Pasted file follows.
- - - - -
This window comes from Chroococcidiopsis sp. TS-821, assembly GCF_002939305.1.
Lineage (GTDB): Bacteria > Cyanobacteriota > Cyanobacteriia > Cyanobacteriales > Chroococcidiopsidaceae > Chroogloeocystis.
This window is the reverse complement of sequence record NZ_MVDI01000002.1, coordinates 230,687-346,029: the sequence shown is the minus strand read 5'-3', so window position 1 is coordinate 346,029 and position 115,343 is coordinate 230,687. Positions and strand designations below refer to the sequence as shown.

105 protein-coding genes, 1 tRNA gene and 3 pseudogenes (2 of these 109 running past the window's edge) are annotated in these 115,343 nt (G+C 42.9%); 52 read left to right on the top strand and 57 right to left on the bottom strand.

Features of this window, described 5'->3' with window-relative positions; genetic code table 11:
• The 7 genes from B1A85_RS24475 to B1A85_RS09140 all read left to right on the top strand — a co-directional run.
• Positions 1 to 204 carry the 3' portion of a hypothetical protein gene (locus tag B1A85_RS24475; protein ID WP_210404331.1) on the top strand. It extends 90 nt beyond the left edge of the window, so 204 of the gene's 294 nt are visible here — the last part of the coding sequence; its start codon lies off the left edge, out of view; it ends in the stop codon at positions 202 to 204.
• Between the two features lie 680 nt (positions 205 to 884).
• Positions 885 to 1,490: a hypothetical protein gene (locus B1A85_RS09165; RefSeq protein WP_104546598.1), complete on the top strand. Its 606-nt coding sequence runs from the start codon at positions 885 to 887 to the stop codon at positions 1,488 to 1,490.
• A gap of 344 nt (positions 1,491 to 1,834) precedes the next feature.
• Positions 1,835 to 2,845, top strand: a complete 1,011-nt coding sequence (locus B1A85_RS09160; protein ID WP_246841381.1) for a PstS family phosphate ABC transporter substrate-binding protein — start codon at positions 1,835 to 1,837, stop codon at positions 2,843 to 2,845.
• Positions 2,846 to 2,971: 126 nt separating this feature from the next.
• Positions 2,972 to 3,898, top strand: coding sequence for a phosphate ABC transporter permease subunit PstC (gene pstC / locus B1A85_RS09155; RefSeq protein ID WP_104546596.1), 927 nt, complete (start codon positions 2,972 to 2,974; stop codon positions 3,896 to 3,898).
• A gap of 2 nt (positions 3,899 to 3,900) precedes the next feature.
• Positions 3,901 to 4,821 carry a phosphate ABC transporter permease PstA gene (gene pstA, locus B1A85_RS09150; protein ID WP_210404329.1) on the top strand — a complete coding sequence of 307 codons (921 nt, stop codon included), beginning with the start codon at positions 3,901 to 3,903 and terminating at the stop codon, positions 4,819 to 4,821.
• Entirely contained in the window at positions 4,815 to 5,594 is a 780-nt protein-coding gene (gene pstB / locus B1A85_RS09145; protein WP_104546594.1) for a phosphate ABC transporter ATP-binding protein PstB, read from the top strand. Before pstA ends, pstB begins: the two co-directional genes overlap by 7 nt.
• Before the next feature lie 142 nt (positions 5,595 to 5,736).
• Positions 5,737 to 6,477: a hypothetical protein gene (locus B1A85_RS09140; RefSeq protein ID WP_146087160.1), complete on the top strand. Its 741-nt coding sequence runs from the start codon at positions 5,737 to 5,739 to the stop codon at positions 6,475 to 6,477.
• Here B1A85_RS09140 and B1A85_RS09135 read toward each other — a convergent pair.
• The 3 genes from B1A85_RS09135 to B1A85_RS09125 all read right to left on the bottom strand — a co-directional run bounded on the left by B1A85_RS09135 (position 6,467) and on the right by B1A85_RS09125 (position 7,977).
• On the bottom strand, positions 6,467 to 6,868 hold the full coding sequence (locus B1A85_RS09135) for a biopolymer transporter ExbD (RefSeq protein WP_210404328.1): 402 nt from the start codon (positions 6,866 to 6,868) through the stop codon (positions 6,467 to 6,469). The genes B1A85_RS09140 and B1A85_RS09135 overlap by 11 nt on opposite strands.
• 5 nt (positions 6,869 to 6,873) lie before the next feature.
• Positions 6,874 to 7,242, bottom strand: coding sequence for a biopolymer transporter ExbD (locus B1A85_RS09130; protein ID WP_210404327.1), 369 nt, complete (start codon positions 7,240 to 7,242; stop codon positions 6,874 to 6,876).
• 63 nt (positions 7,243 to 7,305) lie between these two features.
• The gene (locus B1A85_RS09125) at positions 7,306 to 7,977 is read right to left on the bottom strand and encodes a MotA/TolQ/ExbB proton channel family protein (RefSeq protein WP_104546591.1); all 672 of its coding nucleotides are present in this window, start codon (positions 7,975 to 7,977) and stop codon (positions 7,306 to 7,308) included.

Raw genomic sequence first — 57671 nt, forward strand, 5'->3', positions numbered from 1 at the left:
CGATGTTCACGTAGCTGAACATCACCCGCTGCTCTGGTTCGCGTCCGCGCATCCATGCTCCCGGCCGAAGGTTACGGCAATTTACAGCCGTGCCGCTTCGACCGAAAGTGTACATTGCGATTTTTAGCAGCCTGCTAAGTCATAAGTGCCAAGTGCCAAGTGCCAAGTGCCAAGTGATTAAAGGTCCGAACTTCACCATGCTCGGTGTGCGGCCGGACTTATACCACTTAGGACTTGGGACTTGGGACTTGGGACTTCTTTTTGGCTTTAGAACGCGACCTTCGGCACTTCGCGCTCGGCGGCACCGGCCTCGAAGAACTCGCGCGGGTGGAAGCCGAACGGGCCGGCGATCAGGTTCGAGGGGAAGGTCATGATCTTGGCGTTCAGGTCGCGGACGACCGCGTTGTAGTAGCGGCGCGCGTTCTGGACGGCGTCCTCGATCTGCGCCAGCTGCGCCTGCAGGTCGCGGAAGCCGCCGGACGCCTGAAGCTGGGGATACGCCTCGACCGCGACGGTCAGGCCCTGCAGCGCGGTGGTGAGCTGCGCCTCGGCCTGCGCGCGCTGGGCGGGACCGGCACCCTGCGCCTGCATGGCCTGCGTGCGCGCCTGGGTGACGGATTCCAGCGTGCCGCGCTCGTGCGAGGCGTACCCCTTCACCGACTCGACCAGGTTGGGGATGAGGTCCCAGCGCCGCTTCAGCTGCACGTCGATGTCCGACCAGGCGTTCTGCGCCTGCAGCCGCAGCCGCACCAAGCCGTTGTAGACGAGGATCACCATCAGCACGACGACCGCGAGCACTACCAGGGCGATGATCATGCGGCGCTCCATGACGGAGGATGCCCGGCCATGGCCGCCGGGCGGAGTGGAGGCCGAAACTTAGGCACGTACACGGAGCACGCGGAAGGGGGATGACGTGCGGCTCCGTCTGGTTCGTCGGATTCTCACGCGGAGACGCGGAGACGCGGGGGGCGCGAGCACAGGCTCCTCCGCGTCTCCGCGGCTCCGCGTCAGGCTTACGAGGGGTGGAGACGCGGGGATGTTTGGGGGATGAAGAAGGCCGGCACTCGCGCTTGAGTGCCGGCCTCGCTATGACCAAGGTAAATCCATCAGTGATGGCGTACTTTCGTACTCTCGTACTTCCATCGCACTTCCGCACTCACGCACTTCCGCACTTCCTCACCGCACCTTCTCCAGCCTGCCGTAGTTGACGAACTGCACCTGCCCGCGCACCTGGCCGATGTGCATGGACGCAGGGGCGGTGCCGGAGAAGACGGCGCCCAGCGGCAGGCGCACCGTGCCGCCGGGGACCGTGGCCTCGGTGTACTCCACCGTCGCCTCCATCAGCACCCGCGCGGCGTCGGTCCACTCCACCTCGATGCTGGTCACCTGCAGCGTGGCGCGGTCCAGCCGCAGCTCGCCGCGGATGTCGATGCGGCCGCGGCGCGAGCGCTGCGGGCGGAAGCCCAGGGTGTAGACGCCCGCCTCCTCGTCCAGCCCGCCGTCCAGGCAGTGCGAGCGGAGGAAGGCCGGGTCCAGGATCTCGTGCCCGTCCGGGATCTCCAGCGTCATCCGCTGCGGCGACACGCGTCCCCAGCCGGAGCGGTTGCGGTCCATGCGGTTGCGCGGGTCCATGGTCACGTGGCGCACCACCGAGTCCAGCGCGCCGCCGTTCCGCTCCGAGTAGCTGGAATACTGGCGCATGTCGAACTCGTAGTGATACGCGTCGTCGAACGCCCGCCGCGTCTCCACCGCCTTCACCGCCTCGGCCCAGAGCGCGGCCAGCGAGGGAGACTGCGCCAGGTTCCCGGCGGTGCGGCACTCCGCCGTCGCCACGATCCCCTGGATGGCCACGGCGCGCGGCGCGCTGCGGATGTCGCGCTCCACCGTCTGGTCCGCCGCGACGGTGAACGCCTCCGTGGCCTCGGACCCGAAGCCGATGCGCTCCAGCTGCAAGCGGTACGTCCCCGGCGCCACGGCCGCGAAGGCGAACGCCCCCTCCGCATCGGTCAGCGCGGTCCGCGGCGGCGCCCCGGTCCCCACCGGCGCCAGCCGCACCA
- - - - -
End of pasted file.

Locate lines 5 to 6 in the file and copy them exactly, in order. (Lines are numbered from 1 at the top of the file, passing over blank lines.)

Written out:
Features of this window, described 5'->3' with window-relative positions; genetic code table 11:
• The 7 genes from B1A85_RS24475 to B1A85_RS09140 all read left to right on the top strand — a co-directional run.